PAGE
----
2013-14: 4.37 goals allowed per game
2015-16: 3.12 (WCHA rank: 10th; Division I rank: 43rd)
Very slight improvement here, and the average goals allowed would have been a little better if the Chargers hadn’t given up 16 goals in the final three games (it was down to 2.90 before that).
Last season, Carmine Guerriero became the Chargers’ No. 1 netminder. He didn’t have the strong season in 2015-16, and when Matt Larose posted UAH’s first shutout since 2010 at Lake Superior State, UAH returned to the rotation used in 2013-14. When Larose stopped 27 of 28 shots in a 3-1 rebound win against Alaska on Jan. 9, Larose became the primary netminder the rest of the season. Larose had the hot hand (glove) that Guerriero had last year, and went on to post the fourth-best single-season save percentage (.921) and goals against average (2.60) in UAH’s modern Division I era.
UAH reduced the number of shots on goal allowed per game from 37.58 last year to 33.18 this year, and it was the usual suspects, the top skill teams like Minnesota State and Michigan Tech, who would put the most rubber on net.
The Chargers also continued to block a lot of shots. Their 15.24 blocks per game is the most in the WCHA and 9th-highest in Division I, lead again by Brandon Carlson (65) and Frank Misuraca (63). Brandon Parker also made the top 50 among defensemen in the nation in blocked shots.
Power play efficiency:
2013-14: 12-137 (8.8%)
2014-15: 19-124 (15.3%)
2015-16: 15-140 (10.7%) (WCHA rank: 9th; Division I rank: 58th)
Here is where the Chargers regressed, returning to being one of the least inefficient power play units in the country (only Alaska Anchorage was worse in the WCHA). Only once (at Bowling Green on Nov. 20) did the Chargers score more than one power play goal. Not surprisingly, McHugh and Brears combined for five of the 15 PPGs from the top line. Freshman Jetlan Houcher got three of his four goals this season on the power play, and Josh Kestner and Madison Dunn each had two.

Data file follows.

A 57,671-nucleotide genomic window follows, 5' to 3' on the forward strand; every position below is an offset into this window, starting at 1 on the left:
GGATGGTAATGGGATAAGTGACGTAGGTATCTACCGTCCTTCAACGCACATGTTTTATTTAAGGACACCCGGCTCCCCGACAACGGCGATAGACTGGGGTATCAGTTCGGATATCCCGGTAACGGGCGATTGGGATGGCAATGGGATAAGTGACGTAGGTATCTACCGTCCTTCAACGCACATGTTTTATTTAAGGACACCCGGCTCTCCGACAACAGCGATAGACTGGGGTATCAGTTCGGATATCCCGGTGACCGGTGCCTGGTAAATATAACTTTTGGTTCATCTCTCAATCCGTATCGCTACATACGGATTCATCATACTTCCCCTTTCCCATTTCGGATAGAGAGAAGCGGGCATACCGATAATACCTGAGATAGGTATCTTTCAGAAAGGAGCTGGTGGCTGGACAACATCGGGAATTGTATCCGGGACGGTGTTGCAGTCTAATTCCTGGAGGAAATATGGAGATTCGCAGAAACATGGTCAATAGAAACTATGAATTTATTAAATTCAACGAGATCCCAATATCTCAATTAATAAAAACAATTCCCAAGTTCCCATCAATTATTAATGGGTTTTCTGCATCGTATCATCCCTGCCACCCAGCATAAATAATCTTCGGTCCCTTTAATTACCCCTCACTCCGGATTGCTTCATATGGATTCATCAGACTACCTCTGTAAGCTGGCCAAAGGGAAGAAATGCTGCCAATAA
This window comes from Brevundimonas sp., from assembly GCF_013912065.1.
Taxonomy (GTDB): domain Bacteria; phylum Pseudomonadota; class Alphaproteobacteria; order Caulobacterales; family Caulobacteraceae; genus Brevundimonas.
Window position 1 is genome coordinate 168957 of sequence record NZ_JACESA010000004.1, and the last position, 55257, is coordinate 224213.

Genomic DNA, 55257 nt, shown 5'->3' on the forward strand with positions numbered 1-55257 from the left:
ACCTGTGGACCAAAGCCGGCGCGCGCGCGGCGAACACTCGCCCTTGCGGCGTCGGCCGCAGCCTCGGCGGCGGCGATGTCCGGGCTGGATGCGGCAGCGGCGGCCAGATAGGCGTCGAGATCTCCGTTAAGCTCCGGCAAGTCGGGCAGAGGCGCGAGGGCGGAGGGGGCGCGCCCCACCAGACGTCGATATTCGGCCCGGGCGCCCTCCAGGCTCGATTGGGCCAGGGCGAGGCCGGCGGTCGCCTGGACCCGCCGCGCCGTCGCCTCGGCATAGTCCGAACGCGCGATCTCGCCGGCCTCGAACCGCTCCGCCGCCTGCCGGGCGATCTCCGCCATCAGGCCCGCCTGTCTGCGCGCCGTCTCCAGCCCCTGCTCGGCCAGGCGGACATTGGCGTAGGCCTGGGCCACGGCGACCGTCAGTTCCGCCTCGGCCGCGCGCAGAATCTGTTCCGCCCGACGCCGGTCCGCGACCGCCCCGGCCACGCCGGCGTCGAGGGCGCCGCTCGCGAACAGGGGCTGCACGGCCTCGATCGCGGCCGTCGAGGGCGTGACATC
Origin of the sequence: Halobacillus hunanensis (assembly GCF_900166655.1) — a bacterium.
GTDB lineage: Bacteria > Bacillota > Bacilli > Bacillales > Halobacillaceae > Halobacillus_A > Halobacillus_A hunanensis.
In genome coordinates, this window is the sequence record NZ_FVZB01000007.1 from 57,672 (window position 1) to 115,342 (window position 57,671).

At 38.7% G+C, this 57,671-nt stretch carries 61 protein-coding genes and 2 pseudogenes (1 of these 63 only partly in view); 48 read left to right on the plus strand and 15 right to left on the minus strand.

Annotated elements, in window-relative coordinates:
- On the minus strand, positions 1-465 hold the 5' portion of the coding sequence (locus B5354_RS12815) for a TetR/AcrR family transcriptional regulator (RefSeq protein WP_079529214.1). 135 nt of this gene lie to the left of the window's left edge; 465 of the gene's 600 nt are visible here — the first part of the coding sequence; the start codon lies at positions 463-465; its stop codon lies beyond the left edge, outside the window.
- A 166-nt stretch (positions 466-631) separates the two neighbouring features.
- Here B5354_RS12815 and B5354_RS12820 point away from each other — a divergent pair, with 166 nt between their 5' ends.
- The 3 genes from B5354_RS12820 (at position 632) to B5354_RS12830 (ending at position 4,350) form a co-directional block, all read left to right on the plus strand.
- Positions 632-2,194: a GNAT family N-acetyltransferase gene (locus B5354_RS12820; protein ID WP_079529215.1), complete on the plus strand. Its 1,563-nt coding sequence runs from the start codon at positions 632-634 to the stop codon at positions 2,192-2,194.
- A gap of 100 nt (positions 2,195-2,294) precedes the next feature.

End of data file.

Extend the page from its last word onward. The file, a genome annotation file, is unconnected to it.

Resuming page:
Penalty killing efficiency:
2013-14: 117-166 (70.5%)
2014-15: 164-201 (81.6%)
2015-16: 119-145 (82.1%) (WCHA rank: 8th; Division I rank: 33rd)
“Streaky” might be a good adjective for the penalty kill this season, and the rankings may look a little odd being near the bottom of the WCHA yet in the middle of the pack in Division I. It turned out to be an overall slight improvement, which was necessary as yet again the Chargers were in the top 10 in the country in penalty minutes per game at 15.3. (Perhaps not coincidentally, half the WCHA was in the top 10 in penalty minutes per game, all at fifth place or lower in the standings.)
Like the overall defensive numbers, the penalty killing faltered in the final three games, as Bemidji State and Bowling Green went scored six power play goals in that stretch. Michigan Tech and Bowling Green also exploited the penalty killing unit back in November to the tune of eight power play goals in four games against UAH. Against these top power play clubs, the Chargers struggled.
But after that, from Thanksgiving to New Year’s, the Chargers killed 33 straight penalties, the team’s longest streak in 13 years. It included a 9-for-9 weekend at Minnesota State.